Calvin College Chimes

Taize chapels offer rest and reflection

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“Please Enter Quietly” signs will grace the lobby of Calvin’s chapel on Thursdays in March as chapel services feature worship in the Taize style, led by Calvin professors Stephanie Sandberg and Karen Saupe and a group of student musicians.

The worship style comes from the ecumenical Taize Community in eastern France, and it involves prayer, silence and short, repetitive songs.

According to Saupe, these songs are sung over and over to quiet worshipers’ minds and rid them of distractions.

“You eventually stop counting the number of times you’ve sung [a song],” Saupe said. “You stop thinking hard about the words and they just sort of become part of who you are.”

When asked about the strengths of Taize worship, Saupe said, “It gives me a feeling of calm reverence, and not all worship makes me feel reverent—I wish it did,” said Saupe.

Saupe contrasted the type of repetition in Taize worship music with that in most modern praise songs:

“[Praise songs] often are meant to sort of elevate your emotional state to a level. I would say that Taize songs are meant to do almost the opposite of that.”

This difference in purpose extends to both the musical style and lyrics of Taize worship, Saupe explained.

Reformed worship, for example, tends to be very theological and “appeals to our intellect,” while some worship is more “like a party.”

Saupe connected the simplicity of Taize lyrics to the liturgical Lutheran tradition she grew up in, which, despite previously finding it boring, she appreciates for its constancy.

“I don’t have to work so hard intellectually to see if I agree with what’s being said because I’ve been saying it every week for years and years.

And I think Taize kind of extends that idea. … I’m not debating it or reflecting, I’m just being in the presence of God with that prayer on my lips.”

The Taize Community was founded in 1940 by Brother Roger Schutz, a Swiss Reformed Christian who saw a need for Christian love and worship in war-torn France.

Shortly after he founded the community, Schutz explained his decision to go to France from Switzerland:

“The defeat of France awoke powerful sympathy. [The community] would offer a possible way of assisting some of those most discouraged, those deprived of livelihood and it could become a place of silence and work.”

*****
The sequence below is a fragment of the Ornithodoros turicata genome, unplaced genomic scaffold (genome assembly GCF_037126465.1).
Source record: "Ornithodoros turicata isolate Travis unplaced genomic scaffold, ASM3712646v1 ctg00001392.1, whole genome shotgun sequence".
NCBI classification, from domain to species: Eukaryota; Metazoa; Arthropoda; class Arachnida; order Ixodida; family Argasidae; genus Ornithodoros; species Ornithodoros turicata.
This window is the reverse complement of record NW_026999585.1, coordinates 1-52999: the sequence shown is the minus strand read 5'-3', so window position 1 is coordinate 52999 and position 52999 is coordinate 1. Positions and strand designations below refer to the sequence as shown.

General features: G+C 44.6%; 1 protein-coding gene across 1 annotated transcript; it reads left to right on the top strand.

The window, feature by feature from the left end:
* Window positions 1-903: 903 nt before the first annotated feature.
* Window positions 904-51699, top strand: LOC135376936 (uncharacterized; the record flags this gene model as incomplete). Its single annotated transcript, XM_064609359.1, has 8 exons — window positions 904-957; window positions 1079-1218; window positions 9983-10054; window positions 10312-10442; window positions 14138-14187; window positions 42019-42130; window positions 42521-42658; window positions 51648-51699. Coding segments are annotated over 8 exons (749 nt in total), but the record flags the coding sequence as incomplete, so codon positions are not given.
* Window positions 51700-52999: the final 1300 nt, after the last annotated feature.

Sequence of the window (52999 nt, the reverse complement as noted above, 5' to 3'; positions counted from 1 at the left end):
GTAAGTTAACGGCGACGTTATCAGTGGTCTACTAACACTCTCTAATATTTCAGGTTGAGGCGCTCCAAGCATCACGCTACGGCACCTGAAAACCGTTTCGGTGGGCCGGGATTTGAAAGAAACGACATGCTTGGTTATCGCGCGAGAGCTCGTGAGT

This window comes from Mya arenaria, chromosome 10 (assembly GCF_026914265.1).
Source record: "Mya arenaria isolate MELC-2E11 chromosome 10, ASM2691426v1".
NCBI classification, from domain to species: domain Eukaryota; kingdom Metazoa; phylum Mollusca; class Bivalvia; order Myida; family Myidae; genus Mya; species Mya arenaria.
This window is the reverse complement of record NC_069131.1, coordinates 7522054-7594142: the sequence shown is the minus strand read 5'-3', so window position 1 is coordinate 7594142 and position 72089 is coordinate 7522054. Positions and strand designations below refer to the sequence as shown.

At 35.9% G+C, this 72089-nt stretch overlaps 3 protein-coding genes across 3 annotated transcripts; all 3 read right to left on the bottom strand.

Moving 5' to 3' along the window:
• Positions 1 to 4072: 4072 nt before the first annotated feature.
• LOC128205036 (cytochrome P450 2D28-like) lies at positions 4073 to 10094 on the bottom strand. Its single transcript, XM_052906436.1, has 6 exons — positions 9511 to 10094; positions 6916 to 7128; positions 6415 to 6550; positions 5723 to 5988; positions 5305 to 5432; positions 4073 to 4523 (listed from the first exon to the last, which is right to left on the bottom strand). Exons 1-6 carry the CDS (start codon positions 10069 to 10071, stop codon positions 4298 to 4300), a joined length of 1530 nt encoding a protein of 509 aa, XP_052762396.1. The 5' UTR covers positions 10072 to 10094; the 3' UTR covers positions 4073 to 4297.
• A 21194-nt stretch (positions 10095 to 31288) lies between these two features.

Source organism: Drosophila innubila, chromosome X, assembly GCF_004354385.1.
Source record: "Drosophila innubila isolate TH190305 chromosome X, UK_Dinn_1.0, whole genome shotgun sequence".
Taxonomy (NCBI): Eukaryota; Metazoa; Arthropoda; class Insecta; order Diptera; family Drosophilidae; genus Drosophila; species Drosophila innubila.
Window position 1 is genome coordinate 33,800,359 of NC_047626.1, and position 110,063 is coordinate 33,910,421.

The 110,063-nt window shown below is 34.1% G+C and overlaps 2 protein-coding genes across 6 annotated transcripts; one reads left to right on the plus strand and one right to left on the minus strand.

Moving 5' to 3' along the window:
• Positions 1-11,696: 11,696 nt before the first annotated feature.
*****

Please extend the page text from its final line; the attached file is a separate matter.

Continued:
The current monastic Brothers of Taize include Catholics and members of other Protestant denominations.

The Taize Community is the site of tens of thousands of Christian pilgrimages every year, many made by teenagers and young adults. Youth meetings are particularly popular in the summer.

Sandberg and Saupe have been leading Taize chapels at Calvin for about six years, and last October’s Thursday chapels were also in the style.

Saupe first encountered Taize worship when Calvin Theological Seminary used to hold Taize services, and she began leading Calvin chapels with Taize after the seminary stopped holding those services.

The Calvin Taize chapels preserve the emphasis on repetition, prayer and silence, but they’re short compared to the services at the Taize Community.

Saupe also mentioned that the Taize worship fits well with the campus-wide Sabbath study that wraps up next week.

“Taize to me equates a little bit with Sabbath in the sense that we’re resting in the presence of God,” said Saupe. “Even when we’re singing, it’s a quiet, calm thing.”

To explain the distinctive reverence and calm that Taize worship provides, Saupe mentioned a passage from Thomas Merton about Gregorian chant that, for her, captures the power of Taize worship:

“Instead of drawing you out into the open field of feelings where your enemies, the devil, your own imagination and the inherent vulgarity of your own corrupted nature can get at you with their blades and cut you to pieces, it draws you within, where you are lulled in peace and recollection and where you find God.”

Josh Parks, Editor-in-Chief

Josh is the editor-in-chief of Chimes for 2017-2018. He’s a senior from Holland, Mich., studying English literature and violin performance, and this...

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